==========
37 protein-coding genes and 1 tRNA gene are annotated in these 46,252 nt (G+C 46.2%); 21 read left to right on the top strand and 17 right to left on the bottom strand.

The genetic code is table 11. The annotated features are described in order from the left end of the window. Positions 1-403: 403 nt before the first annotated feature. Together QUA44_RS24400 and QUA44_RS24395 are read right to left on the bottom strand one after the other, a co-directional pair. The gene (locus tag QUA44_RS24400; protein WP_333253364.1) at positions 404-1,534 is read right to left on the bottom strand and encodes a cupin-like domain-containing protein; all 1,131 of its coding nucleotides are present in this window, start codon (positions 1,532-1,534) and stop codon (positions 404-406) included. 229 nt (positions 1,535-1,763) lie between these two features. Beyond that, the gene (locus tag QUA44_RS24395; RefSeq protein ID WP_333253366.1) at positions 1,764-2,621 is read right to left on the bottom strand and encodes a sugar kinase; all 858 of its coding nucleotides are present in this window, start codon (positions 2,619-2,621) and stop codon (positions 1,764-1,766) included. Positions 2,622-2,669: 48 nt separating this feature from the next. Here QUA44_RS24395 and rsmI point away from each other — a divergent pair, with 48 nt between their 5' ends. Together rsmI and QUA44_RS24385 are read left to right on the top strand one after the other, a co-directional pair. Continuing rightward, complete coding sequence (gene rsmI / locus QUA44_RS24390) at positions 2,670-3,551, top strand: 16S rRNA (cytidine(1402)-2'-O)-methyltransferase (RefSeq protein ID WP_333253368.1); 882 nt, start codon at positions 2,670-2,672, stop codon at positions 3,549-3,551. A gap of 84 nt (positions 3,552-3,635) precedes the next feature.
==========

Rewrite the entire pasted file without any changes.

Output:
37 protein-coding genes and 1 tRNA gene are annotated in these 46,252 nt (G+C 46.2%); 21 read left to right on the top strand and 17 right to left on the bottom strand.

The genetic code is table 11. The annotated features are described in order from the left end of the window. Positions 1-403: 403 nt before the first annotated feature. Together QUA44_RS24400 and QUA44_RS24395 are read right to left on the bottom strand one after the other, a co-directional pair. The gene (locus tag QUA44_RS24400; protein WP_333253364.1) at positions 404-1,534 is read right to left on the bottom strand and encodes a cupin-like domain-containing protein; all 1,131 of its coding nucleotides are present in this window, start codon (positions 1,532-1,534) and stop codon (positions 404-406) included. 229 nt (positions 1,535-1,763) lie between these two features. Beyond that, the gene (locus tag QUA44_RS24395; RefSeq protein ID WP_333253366.1) at positions 1,764-2,621 is read right to left on the bottom strand and encodes a sugar kinase; all 858 of its coding nucleotides are present in this window, start codon (positions 2,619-2,621) and stop codon (positions 1,764-1,766) included. Positions 2,622-2,669: 48 nt separating this feature from the next. Here QUA44_RS24395 and rsmI point away from each other — a divergent pair, with 48 nt between their 5' ends. Together rsmI and QUA44_RS24385 are read left to right on the top strand one after the other, a co-directional pair. Continuing rightward, complete coding sequence (gene rsmI / locus QUA44_RS24390) at positions 2,670-3,551, top strand: 16S rRNA (cytidine(1402)-2'-O)-methyltransferase (RefSeq protein ID WP_333253368.1); 882 nt, start codon at positions 2,670-2,672, stop codon at positions 3,549-3,551. A gap of 84 nt (positions 3,552-3,635) precedes the next feature.